Taming Toxic People: The Science of Identifying and Dealing with Psychopaths at Work & at Home

“I didn’t know how to deal with the poisonous and toxic people in my life or why they behaved the way they did, so I went looking for an answer. This book is what I found.”

Bestselling author David Gillespie turns his attention to a phenomenon that damages businesses, seeds mental disease and discomfort and can bring civilisations to the brink of implosion – the psychopath.

Psychopaths are often thought of as killers and criminals, but actually five to ten per cent of people are probably psychopathic without ever indulging in a single criminal act. These everyday psychopaths may be charming in the early stages of relationships or employment but, Gillespie argues, their presence in your life is at best disruptive, and at worst highly dangerous: they will leave you feeling cheated and humiliated, dominating and manipulating you to the point where you question your sanity. Worse, he cautions, at a societal level their tendency to gravitate towards positions of power can be disastrous.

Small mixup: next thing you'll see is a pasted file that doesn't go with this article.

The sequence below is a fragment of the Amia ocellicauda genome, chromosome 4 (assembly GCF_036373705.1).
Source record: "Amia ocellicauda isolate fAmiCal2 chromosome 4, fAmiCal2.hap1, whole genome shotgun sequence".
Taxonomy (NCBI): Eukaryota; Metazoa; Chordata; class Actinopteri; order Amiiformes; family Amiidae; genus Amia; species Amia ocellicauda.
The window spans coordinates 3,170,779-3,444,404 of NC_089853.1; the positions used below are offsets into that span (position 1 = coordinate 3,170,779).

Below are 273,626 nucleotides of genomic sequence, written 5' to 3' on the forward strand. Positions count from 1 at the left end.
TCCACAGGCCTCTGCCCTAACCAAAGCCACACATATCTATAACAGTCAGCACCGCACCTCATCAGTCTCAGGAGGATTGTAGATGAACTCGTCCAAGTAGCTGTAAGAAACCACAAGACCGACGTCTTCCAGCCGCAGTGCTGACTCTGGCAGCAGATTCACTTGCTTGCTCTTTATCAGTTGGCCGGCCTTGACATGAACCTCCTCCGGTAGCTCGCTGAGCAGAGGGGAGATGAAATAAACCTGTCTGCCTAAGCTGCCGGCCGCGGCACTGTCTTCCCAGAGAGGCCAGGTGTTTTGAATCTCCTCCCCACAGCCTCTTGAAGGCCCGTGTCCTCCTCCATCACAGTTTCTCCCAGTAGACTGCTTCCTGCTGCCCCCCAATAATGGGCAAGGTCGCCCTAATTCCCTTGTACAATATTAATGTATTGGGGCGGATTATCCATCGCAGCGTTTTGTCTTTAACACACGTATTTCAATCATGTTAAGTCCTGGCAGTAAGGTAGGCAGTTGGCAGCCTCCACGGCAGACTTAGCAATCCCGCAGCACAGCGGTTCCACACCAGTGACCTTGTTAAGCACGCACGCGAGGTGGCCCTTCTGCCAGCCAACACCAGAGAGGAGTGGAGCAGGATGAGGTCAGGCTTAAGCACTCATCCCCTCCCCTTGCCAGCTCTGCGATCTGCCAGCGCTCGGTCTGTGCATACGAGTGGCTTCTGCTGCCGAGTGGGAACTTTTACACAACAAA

Taming Toxic People is a practical guide to restraining that difficult person in your life, be it your boss, your spouse or a parent. But it is also a serious and meticulously researched warning: if we value a free and well-functioning society, we need to rebuild the sense of community that has historically kept the everyday psychopath in check, and we must understand and act to manage the psychopathic behaviour in our midst.

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One Response to Taming Toxic People: The Science of Identifying and Dealing with Psychopaths at Work & at Home

  1. Cloggie Downunder says:

    Essential reading for any human being. 4.5 starsTaming Toxic People is a book by former corporate lawyer, technology adviser and best-selling Australian author, David Gillespie. Subtitled “The science of identifying & dealing with psychopaths at work & at home”, this book delivers exactly what it promises. When David Gillespie talks about psychopaths, he’s not (usually) talking about the people that might kill us (“us” being the ones with empathy); rather, he’s referring to the people that can, so easily, make our work,…

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